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Who Designs Medical ICs


The medical chip market is heating up as sensor and processing technologies reach maturity, seeing off a frenzy of activity by systems companies and startups looking to plant a stake in a vast and largely untapped arena. As with any industry, there are a variety of business models, which can spread out the design burden over many companies or just one large one. This was limited in the past ... » read more

Why It’s So Difficult — And Costly — To Secure Chips


Rising concerns about the security of chips used in everything from cars to data centers are driving up the cost and complexity of electronic systems in a variety of ways, some obvious and others less so. Until very recently, semiconductor security was viewed more as a theoretical threat than a real one. Governments certainly worried about adversaries taking control of secure systems through... » read more

Securing Connected Medical Devices For FDA Submissions


The benefits and challenges of the Internet of Things (IoT) are especially evident in healthcare, thanks to increases in the volume and use of medical devices. Network-connected devices have greatly improved patient care by helping healthcare providers monitor vital signs, regulate medication dosages, improve diagnostics, and ultimately improve patient outcomes while lowering costs. This whi... » read more

Improving Medical Image Processing With AI


Machine learning is being integrated with medical image processing, one of the most useful technologies for medical diagnosis and surgery, greatly expanding the amount of useful information that can be gleaned from scan or MRI. For the most part, ML is being used to augment manual processes that medical personnel use today. While the goal is to automate many of these functions, it's not clea... » read more

Rising Fortunes For ICs In Health Care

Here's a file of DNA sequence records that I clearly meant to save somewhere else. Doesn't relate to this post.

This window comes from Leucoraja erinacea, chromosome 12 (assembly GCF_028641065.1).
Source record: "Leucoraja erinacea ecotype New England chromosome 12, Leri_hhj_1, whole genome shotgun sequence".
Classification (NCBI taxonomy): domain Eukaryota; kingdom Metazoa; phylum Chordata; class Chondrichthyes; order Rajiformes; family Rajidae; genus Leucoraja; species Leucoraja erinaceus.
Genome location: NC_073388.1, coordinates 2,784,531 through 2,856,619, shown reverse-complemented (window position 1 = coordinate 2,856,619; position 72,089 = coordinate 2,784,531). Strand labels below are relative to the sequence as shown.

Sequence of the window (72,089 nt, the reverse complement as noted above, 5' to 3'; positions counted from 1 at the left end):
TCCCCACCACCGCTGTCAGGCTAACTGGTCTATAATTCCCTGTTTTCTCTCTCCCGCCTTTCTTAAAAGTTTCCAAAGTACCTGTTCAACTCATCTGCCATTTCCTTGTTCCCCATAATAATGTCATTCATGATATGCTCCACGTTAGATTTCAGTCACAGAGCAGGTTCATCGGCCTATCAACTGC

Semiconductors are increasingly finding their way into a variety of medical devices, after years of slow growth and largely consumer electronics types of applications. Nearly every major chipmaker has a toehold in health care these days, and many are starting to look beyond wearable such as the Apple Watch to devices that can be relied on for accuracy and reliability. Unlike in the past, the... » read more

Overview Of Medical Chip Challenges


Medical devices are adopting, and increasingly adapting, a variety of semiconductor technologies to provide new functions and capabilities in smaller form factors. In doing so, they are leveraging increasing processing capabilities, lower power, and new types of sensors to propel health care forward. Many different chip types have been used in medical devices for years, many of them develope... » read more

One-On-One: Lip-Bu Tan


Lip-Bu Tan, CEO of Cadence, sat down with Semiconductor Engineering to talk about the impact of massive increases in data across a variety of industries, the growing need for computational software, and the potential implications of U.S.-China relations. What follows are excerpts of that discussion. SE: What do you see as the biggest change for the chip industry? Tan: We're in our fifth g... » read more

Synthetic Aperture And Plane Wave Ultrasound Imaging With Versal ACAP


Medical ultrasound is the most widely accepted and available form of diagnostic imaging today because of many significant advantages. It uses low-energy acoustic waves, and there are no known harmful side-effects on patients unlike potential ionizing radiation from X-rays or CT scans. Ultrasound can capture dynamic soft issue images, which X-rays cannot. Ultrasound systems are compact and trans... » read more

CEO Outlook: 2021


The new year will be one of significant transition and innovation for the chip industry, but there are so many new applications and market segments that broad generalizations are becoming less meaningful. Unlike in years past, where sales of computers or smart phones were a good indication of how the chip industry would fare, end markets have both multiplied and splintered, greatly increasin... » read more

2020: A Turning Point In The Chip Industry


At the start of 2020, most of the industry was upbeat and sales forecasts for the year were good. Then the pandemic hit, and fear gripped most of the industry — but not for long. New markets emerged, demand increased, and the levels of innovation went far beyond what had been forecast. While hope is on the horizon that the virus will be contained during 2021, life will not return to the ol... » read more

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